A freeness and quality of self awareness can be gleaned from Untitled by Delita Martin. A rendering of a woman, as a content spectator, evoking a sense of self knowing, and awareness of herself, and the viewer. The general monochromatic quality of the drawing element is disrupted by an embroidered disc collaged into the work, slightly offset, as though rising from behind the sitter—adding a since of wonder to an already captivating rendering of a self satisfied woman. This notion of self satisfaction or [being] is also evident in Greater Expectations, a story quilt by Lynn Marshall-Linnemeier, centering an image of an enslaved woman, surrounded by images of cotton flowers, all super imposed against the abstracted backdrop of nature, the sky, and shimmering sunlight—these layers intercepting the course of a large black bird flying across the upper part of the quilt’s surface. All with the woman at the center of the work, resting her hand across her torso, with a general air of calm anticipation—awaiting an inevitable resolve.
In some instances artists imbue the familiar, with fantastic, and imaginative notions of the self. Opting to materialize deep personal concepts into concrete imagery—merging the seen with the unseen. Like Joyce Owens, whose cubistic sculptural forms serve as representations of female figures affirming themselves, contemplating their positions in the world, and confronting various emotions through contorted facial expressions and positioning of the body. A quality that can be seen in A Witness, as this small sculpture portrays a “puzzled, yet knowing” image of a woman’s face, as an onlooker. Lending the viewers imaginations to the possibilities of what the depicted could be a witness to. Other examples of the imaginative self conception explored in this exhibition are Throne, by Lynn Marshall-Linnemeier, and Rights of Passage by Lavett Ballard—both works that exemplify aspirations of regality, wedded to symbolic historical, or mythic, and metaphysical means of attaining regality and status. As both artists tend to layer their works with iconography suggestive of a reconnection with ancestral forces.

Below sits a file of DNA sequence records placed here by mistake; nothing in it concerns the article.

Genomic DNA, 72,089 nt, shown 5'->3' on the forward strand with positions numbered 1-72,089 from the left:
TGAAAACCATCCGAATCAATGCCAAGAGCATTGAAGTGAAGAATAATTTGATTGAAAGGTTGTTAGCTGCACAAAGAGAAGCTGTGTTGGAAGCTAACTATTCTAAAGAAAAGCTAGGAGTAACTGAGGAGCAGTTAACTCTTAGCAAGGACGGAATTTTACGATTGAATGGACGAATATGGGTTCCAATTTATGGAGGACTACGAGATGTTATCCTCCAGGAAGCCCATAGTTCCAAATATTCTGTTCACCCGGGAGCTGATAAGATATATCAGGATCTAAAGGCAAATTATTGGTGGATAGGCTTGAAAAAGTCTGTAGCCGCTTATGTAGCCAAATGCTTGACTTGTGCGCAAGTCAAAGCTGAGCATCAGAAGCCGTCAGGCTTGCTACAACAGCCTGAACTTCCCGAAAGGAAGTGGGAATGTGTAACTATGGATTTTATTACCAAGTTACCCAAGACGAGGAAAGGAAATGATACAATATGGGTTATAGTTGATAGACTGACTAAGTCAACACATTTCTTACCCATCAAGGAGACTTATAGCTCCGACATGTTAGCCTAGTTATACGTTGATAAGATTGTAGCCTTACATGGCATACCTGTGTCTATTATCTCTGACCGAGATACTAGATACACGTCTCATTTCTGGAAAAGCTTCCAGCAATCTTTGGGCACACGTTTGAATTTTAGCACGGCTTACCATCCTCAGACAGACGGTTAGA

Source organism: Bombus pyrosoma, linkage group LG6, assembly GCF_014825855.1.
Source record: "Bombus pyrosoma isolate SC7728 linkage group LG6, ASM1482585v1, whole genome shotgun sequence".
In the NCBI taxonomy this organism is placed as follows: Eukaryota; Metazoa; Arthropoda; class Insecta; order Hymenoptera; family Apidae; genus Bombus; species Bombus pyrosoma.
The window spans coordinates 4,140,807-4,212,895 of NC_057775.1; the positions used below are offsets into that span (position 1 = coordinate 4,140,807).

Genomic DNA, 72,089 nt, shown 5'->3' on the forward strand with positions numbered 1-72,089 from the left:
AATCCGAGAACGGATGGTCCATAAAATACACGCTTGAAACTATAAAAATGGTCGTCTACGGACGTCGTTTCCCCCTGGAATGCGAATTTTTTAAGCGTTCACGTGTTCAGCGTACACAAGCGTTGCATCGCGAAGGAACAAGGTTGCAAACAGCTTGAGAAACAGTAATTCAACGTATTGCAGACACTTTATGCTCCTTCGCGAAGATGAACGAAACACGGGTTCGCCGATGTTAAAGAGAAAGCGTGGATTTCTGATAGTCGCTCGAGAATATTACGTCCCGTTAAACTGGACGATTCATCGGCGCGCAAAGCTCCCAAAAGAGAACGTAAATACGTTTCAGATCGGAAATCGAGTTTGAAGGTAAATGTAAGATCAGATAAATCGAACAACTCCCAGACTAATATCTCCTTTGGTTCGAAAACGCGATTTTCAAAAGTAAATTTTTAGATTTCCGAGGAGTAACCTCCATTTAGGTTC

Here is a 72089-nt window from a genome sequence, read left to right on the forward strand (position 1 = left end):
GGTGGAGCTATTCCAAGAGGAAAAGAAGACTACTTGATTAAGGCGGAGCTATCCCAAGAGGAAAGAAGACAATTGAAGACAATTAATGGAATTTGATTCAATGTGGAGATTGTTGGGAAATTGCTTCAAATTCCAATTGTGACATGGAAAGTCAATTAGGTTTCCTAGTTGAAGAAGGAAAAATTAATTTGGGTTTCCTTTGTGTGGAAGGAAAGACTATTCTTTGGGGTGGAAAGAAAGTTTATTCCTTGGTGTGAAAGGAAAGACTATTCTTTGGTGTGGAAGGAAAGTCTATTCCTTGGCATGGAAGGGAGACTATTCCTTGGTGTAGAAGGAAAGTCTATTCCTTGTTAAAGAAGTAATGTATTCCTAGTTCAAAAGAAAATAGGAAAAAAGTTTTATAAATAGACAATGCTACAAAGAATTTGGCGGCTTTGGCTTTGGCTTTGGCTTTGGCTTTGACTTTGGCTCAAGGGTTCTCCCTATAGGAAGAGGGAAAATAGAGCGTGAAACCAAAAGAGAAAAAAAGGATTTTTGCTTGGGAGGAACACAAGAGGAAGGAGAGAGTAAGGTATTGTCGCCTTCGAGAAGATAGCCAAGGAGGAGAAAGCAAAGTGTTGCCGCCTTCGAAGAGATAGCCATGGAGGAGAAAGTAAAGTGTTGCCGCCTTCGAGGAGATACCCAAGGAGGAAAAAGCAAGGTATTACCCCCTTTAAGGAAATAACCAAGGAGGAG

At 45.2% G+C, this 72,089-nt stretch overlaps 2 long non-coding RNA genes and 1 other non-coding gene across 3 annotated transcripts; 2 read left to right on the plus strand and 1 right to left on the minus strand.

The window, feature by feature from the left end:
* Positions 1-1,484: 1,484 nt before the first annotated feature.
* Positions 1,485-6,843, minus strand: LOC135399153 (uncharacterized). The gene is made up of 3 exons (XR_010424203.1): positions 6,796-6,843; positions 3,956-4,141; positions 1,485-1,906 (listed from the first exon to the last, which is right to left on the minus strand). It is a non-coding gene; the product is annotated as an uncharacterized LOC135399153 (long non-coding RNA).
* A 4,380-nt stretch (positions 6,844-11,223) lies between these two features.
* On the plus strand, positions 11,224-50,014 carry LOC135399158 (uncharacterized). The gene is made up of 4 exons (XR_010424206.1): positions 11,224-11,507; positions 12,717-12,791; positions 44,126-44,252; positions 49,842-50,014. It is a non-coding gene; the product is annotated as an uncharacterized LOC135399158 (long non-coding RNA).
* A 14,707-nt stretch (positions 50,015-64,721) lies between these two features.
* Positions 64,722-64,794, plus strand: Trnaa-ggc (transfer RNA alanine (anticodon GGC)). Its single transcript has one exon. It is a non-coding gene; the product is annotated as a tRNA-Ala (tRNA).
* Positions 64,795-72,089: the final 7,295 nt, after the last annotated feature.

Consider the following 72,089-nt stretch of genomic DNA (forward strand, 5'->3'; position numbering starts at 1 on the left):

As a collective, these works provide an intergenerational discourse on womanhood, politics, and self conception—in a black woman centered negotiation of some of humanity’s greatest existential questions. As well, this exhibition provides a platform for a group of contemporary black women artist to negotiate their social, and aesthetic concerns, all within a historical context. In a moment where living black women artists are receiving more attention than ever before, this show provides a unique look into what contemporary black women artists are thinking about, and striving for, as they enter new and uncharted territory.
Legacy Artists: Elizabeth Catlett, Ruth Inge Hardison, Dr. Samella Lewis and Faith Ringgold — Contemporary Artists: Joyce Owens, Lavett Ballard, Evita Tezeno, Lynn Marshall-Linnemeier, Phyllis Stephens, Zoya Taylor, Duhirwe Rushemeza, Stephanie Jackson, Makeda Rainey, Delita Martin and Deborah Shedrick
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Faron Manuel is an independent curator, and art writer based in Atlanta, Georgia. Since 2016 Faron has also been the coordinator of the Mellon Undergraduate Curatorial Fellowship, and the Mellon Graduate Fellowship in Object-Centered Curatorial Research at the High Museum of Art. Prior to joining the High Museum, he was the Special Projects Curatorial Assistant to the Director of the Clark Atlanta University Art Museum. While at the CAU Art Museum, he curated his first exhibition, Négritude (2015)—that explored a French literary and philosophical movement within the African diaspora through art, before receiving his B.A. in History from Clark Atlanta University in 2015. He later served as the Assistant Editor at Black Art In America from 2015-2016, where he regularly interviewed collectors, and reported widely on contemporary art.